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'Girl on the Train' expected to top 'Birth of a Nation' and 'Miss Peregrine'

"The Girl on the Train" featuresEmily Blunt, Haley Bennett, Justin Theroux,Luke Evans andAllison Janney.

The new Emily Blunt thriller, "The Girl on the Train," is expected to ride a locomotive of literary buzz to the top of the U.S. box-office charts this weekend, adding some fuel to what has been a mixed fall movie season so far.

DreamWorks Pictures' adaptation of the best-selling Paula Hawkins novel could gross $25 million to $30 million in ticket sales from the U.S. and Canada through Sunday, according to people who have seen pre-release audience surveys. That would certainly be enough to evict "Miss Peregrine's Home For Peculiar Children," which won last weekend with a $29-million bow and will dip this week.

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The movie business is hoping to pick up momentum this month after September proved a rocky ride for ticket sales. Warner Bros.’ “Sully” and Sony-MGM’s “The Magnificent Seven” put up robust numbers, but other films such as Lionsgate’s “Blair Witch” and Relativity’s “Masterminds” faltered. September ticket sales totaled $587 million, down 4.8% from last year, according to data firm ComScore. 

Nonetheless, so far this year the domestic box-office is up 4.6% at $8.6 billion.

September and October typically aren't blockbuster months for Hollywood, sitting between the busy summer and the major holiday and awards season releases. While Sony's "Inferno" and Warner Bros.' "The Accountant" could do solid business, there aren't any likely breakout hits on the calendar until Marvel's "Doctor Strange" opens Nov. 4, said Shawn Robbins, an analyst with BoxOffice.com.

"I think we're in slow-burn mode leading up to November," Robbins said. "There are a handful of titles that could do well this month, but 'Doctor Strange' looks like it will kick off November in a big way."

A $30-million debut would be a strong start for “Girl on the Train,” which was directed by Tate Taylor and cost about $45 million to make. Blunt plays a recently divorced woman who becomes wrapped up in a missing persons investigation. It’s the first Universal Pictures release produced by Steven Spielberg’s new company, Amblin Partners, after his DreamWorks shingle left Disney this year. Universal is projecting a more conservative debut of $20 million or more. 

The popularity of the film's source material should boost its prospects among older female audiences, despite mixed reviews. The 2014 David Fincher movie "Gone Girl," similarly marketed as a twisted R-rated thriller based on a bestseller, opened to $37.5 million on its way to a total of $168 million domestically.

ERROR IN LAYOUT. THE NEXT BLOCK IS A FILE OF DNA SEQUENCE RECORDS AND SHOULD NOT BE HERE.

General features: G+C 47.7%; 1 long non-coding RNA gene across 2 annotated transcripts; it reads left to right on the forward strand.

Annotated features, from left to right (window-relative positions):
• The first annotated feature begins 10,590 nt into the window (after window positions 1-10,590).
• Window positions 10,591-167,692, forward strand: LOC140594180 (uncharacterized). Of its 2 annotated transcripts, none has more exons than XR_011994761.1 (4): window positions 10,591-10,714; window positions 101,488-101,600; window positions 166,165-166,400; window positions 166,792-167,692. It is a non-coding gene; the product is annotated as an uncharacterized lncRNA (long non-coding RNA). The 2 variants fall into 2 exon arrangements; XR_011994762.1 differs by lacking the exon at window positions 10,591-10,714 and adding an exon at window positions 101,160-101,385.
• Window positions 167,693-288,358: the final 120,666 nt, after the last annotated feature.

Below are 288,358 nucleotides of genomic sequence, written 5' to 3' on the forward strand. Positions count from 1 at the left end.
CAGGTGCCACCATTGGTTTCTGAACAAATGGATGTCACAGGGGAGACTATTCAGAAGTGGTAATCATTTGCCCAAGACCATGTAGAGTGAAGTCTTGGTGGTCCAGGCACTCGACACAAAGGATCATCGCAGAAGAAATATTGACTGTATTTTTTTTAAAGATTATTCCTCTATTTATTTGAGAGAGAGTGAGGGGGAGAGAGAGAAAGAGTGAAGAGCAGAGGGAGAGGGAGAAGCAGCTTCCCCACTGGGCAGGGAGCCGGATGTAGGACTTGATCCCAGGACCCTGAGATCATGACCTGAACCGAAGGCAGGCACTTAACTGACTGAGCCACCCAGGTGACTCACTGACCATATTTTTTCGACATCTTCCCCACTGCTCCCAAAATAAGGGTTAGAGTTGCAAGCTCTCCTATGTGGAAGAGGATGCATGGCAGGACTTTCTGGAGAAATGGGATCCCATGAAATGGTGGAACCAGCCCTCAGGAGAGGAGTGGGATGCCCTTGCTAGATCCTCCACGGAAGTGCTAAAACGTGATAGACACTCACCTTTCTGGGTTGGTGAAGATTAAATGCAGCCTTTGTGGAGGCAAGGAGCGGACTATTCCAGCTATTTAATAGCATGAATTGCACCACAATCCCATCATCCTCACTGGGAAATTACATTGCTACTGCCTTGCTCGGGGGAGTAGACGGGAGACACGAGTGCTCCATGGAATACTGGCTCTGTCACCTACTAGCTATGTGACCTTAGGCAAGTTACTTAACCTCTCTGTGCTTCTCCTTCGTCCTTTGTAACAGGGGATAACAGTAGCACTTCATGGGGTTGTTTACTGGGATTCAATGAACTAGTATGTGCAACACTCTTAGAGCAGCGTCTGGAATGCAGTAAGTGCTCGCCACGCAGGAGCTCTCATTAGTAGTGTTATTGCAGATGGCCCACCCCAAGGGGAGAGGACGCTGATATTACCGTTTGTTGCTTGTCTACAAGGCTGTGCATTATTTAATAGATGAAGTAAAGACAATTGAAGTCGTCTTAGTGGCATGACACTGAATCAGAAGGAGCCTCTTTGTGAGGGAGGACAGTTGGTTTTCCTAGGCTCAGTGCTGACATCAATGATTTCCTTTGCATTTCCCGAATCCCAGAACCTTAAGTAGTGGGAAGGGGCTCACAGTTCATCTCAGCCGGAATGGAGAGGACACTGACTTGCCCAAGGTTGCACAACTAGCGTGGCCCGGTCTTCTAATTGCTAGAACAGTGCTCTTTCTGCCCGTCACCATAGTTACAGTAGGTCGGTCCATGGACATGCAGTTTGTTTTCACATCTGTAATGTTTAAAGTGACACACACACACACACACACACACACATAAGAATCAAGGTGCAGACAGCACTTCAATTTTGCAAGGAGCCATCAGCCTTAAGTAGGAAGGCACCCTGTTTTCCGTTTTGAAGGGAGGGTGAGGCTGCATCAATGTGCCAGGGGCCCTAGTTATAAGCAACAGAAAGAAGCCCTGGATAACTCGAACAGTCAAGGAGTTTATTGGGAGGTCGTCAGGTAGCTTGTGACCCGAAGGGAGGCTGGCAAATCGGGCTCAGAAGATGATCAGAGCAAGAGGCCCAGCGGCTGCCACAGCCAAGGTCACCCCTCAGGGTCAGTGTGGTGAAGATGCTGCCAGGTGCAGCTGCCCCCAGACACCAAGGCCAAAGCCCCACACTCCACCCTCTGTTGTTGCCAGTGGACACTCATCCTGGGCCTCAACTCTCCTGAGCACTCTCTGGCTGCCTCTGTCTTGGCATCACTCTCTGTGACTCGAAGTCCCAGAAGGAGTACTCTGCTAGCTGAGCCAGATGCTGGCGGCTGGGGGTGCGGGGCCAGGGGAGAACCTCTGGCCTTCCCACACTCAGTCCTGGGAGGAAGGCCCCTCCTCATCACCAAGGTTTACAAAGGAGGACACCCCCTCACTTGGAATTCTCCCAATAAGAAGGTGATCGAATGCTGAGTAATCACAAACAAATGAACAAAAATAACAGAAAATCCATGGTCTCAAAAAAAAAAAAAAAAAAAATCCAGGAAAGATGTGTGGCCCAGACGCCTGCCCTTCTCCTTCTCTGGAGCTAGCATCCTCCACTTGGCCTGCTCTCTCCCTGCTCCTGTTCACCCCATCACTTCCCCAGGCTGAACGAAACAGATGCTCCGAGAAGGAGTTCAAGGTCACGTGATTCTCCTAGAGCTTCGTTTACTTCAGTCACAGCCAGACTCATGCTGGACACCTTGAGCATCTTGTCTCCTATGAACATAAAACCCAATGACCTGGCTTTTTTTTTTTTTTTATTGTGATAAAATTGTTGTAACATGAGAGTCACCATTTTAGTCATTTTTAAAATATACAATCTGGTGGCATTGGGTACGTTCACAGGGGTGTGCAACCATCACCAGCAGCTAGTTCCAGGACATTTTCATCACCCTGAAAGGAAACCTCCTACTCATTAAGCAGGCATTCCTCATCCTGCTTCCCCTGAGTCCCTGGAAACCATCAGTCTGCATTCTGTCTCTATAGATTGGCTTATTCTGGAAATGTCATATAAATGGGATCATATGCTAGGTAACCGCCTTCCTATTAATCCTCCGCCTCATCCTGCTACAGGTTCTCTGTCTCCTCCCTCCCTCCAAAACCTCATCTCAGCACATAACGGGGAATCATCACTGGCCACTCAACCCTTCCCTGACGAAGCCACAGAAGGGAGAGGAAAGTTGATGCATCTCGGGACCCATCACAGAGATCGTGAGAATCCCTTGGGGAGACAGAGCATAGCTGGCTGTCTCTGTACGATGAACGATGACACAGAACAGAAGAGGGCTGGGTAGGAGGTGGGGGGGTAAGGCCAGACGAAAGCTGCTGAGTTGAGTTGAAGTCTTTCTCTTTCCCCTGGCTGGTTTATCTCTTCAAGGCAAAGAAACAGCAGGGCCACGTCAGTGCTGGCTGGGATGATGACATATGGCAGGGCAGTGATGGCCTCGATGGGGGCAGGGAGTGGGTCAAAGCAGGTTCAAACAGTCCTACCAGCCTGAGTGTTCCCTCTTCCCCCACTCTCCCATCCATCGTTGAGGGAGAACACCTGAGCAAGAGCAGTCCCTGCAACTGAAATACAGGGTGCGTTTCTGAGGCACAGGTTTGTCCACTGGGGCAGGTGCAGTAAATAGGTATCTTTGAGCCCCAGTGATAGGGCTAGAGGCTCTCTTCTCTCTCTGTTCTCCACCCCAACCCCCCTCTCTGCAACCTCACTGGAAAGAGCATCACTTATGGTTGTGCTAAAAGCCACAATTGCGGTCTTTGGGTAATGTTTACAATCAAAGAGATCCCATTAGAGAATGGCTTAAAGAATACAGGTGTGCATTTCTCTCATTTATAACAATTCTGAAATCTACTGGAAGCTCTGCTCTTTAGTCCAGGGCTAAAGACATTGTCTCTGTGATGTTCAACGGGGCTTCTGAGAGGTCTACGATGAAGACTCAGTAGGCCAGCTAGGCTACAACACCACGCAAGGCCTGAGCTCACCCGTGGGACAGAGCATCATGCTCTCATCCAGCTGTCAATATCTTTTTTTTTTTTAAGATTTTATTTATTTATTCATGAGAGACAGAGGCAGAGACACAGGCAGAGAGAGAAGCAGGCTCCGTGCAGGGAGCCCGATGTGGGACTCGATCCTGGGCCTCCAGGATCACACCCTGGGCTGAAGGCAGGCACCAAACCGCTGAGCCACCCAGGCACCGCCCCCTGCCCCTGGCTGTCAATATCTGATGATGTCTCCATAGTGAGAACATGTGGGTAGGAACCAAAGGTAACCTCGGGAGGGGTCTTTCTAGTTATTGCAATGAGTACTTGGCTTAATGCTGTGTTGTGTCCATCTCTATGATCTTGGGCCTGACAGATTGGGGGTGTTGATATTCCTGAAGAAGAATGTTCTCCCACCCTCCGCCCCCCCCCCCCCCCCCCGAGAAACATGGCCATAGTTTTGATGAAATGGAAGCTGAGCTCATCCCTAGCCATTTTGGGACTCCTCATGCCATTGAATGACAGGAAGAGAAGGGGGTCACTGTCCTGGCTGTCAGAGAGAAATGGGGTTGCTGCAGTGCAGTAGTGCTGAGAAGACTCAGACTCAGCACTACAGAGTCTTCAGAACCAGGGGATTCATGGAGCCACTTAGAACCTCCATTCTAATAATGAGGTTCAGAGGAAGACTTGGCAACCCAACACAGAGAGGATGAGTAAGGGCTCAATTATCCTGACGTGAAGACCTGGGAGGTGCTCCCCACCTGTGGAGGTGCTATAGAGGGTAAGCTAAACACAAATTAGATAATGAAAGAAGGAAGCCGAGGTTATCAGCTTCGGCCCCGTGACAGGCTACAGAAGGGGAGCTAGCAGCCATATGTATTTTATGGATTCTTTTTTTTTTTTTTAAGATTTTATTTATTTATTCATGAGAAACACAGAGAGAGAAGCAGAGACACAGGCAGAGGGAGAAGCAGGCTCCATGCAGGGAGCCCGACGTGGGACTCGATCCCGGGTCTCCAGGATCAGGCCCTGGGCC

"Girl" is expected to far outpace Nate Parker's critically acclaimed "The Birth of a Nation," about Nat Turner's deadly 1831 slave rebellion.

Twentieth Century Fox's specialty division Fox Searchlight bought the rights to the movie for a staggering $17.5 million after it premiered at the Sundance Film Festival, hoping it had an awards season contender on its hands. The themes of the film are timely and dovetail with Black Lives Matter protests against police brutality.

The picture is expected to open with $7 million to $9 million in ticket sales this weekend, but its ultimate success will depend on how it does in the following weeks. For comparison, Paramount's civil rights drama "Selma" opened to $11 million in 2014 and eventually grossed a modest $52 million, even with the benefit of a best picture Oscar nomination.

The rapturous praise initially heaped on “Birth” has been partly overshadowed by renewed attention to a 1999 case in which Parker was accused of sexually assaulting a fellow student while at Penn State University. Parker was acquitted in 2001 and has maintained the sex was consensual, this week telling Anderson Cooper in a "60 Minutes" interview "I don't feel guilty." His accuser committed suicide in 2012. 

Fox Searchlight has remained confident, adding about 400 theaters to its opening run during the last month to bring its footprint to 2,100 locations. Frank Rodriguez, head of domestic distribution for Fox Searchlight, played down the financial impact the controversy might have on the movie, saying theater owners have not expressed concerns.

"No exhibitor I have spoken with in the last month and a half has brought up that situation," Rodriguez said.

Also debuting this weekend is “Middle School: The Worst Years of My Life,” a PG-rated comedy about a young boy who summons a school-wide rebellion against a strict principal’s regime. The kids’ movie, from CBS Films and Lionsgate, is adapted from a novel by James Patterson and is expected to gross about $8 million.  

Follow Ryan Faughnder on Twitter for more entertainment business coverage: @rfaughnder

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